Compounding pharmacies are pharmacies that get the pure active ingredients for a medication and put them together into custom formulations for you. Since corn products are in so many medications, a compounding pharmacy is often the only way to get a corn-free version of a medication. Rather than repeat good information that’s already been given, I’m going to direct you to an excellent blog post on getting medications compounded corn free and then add my own notes to it:
Getting Medications Compounded on News for Corn Avoiders
My Additional Notes
- Your doctor may not know how to write a compounding prescription. Here is a link on how to do so to print out. Basically, they need to write “Compounded medication. Free from corn, [other allergens].” Then the *generic* name of the medication, and the amount and prescribing instructions. As long as they write compounded, though, your pharmacy should be able to call them and get any details worked out.
- Some insurances cover compounding prescriptions with no problems, some won’t cover them at all, and some only cover if the drug is in their formulary, meaning it would normally be a precription. So compounded meds like acetaminophen or Benadryl are often not covered because they are usually over the counter. You’ll just have to talk with your insurance. In general compounding pharmacies do not bill insurance for you, so you do have to pay up front and then submit later.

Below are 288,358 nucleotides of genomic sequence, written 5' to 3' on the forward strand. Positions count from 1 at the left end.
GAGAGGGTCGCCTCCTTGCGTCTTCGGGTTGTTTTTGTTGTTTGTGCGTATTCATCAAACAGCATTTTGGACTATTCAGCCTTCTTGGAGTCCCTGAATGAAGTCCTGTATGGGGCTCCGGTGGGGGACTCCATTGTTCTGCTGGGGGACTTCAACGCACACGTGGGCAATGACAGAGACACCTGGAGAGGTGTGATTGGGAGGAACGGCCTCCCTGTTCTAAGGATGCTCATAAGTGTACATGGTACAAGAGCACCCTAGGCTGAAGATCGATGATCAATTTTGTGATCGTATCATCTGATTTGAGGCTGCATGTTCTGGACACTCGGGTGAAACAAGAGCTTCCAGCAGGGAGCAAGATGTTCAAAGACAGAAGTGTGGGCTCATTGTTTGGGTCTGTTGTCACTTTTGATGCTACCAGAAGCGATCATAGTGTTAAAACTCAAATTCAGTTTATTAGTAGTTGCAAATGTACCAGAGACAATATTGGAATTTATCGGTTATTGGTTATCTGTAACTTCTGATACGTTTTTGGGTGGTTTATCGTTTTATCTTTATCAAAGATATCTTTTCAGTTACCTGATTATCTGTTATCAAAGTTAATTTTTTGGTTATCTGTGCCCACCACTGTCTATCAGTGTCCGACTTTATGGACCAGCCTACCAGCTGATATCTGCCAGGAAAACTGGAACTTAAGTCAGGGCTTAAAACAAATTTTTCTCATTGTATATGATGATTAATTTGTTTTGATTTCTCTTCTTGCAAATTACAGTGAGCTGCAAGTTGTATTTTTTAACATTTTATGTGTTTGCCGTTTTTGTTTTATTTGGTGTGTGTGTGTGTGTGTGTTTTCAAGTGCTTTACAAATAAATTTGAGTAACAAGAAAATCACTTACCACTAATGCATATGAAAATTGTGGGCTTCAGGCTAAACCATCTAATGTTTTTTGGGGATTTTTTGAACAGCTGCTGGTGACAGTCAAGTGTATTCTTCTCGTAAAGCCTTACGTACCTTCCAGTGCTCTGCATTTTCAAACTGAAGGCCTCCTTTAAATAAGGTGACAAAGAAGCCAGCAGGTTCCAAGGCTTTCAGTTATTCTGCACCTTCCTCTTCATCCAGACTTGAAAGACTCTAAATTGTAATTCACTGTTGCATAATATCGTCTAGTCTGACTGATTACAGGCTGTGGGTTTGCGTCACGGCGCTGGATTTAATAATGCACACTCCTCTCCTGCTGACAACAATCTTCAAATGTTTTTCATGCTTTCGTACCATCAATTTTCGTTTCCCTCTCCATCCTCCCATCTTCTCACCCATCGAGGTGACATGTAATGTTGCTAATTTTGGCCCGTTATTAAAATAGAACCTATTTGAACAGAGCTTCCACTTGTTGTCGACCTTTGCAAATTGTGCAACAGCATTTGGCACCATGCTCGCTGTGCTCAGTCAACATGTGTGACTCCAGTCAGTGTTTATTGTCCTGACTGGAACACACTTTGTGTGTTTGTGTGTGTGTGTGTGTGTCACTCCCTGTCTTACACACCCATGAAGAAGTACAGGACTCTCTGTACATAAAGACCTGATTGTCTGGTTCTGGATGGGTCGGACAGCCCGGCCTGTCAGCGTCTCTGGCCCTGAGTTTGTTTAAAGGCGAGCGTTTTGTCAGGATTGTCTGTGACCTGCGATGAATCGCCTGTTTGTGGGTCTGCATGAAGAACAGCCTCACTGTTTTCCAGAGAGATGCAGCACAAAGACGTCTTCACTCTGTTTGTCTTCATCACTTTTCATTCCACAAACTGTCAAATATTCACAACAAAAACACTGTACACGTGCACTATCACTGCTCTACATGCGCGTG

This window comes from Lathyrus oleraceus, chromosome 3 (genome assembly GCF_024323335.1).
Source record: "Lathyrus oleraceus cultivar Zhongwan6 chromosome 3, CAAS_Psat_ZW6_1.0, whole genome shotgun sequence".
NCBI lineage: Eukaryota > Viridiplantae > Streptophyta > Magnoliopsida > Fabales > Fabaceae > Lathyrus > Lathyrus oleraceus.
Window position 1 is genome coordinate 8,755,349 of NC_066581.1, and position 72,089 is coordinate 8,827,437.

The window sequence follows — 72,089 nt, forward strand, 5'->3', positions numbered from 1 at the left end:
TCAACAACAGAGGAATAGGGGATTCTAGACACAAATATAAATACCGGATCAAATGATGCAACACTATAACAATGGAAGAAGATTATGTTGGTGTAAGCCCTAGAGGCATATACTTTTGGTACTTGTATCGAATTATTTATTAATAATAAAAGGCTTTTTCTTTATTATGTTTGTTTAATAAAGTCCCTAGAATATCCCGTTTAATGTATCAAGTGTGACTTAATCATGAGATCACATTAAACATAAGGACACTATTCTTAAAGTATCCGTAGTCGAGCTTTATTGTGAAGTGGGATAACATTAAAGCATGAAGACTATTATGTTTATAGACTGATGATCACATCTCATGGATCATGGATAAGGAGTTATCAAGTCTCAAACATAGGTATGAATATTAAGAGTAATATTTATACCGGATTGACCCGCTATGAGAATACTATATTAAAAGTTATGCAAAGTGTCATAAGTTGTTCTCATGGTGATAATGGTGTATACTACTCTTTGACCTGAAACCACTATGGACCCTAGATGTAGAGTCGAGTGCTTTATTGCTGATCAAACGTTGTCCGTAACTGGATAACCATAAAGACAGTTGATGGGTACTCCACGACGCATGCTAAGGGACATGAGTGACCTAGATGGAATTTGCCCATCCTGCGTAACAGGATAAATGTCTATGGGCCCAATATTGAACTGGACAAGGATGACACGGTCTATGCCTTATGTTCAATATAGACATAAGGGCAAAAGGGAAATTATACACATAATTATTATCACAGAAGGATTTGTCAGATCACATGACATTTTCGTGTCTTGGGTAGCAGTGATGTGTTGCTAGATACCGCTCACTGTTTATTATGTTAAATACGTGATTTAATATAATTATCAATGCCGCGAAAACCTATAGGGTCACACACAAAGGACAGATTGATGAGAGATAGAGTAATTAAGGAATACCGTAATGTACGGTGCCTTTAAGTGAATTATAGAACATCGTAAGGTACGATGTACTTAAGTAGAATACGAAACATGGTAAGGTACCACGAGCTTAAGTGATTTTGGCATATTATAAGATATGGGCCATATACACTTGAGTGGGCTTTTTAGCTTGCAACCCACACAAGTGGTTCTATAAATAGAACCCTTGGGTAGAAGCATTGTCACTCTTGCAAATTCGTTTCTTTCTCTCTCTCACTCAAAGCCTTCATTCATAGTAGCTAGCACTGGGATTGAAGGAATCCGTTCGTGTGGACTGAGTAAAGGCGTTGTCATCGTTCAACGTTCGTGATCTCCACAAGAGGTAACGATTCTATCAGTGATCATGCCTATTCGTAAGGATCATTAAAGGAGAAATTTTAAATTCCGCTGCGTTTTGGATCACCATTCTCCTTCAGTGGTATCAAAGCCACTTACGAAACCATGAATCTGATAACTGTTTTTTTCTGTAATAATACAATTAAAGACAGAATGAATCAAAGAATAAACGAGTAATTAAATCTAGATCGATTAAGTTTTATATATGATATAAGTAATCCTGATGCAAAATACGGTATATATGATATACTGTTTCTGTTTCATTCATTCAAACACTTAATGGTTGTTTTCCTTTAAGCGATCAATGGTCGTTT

- Call several pharmacies until you find one that is willing to work with you. Explain that you need everything done just right because you react to a number of preservatives, excipients, and sweeteners. If they are disbelieving, move on. Ask about whether you can bring in your own filler to use that you know you tolerate, since you may react to all the fillers they use normally. If they are hesitant, move on.
- Some compounding pharmacies charge more than others. If you have a few that seem like they can work with you, ask them the price for a 90 day supply of the first drug that you want (probably Benadryl, since there is no corn free version available off the shelf) and use that as a comparison point.
- When you fill your first prescription, less is more. Go small because if you react, the pharmacy will probably not give you your money back. Maybe they will, but I wouldn’t count on it. With compounding unfortunately you can’t really fill just 1 or 2 pills for just a few dollars, as they have to calibrate the machines and all that jazz for 1 pill or for 100. So usually there is a minimum charge for that, and then a discount for quantity. So for example, a 90 day supply may end up being not much more expensive than a 30 day supply, but a 10 day supply could cost the same as a 30 day. Usually the price breaking point where you are paying a decent amount per pill is about 30 days. Or that’s been my experience.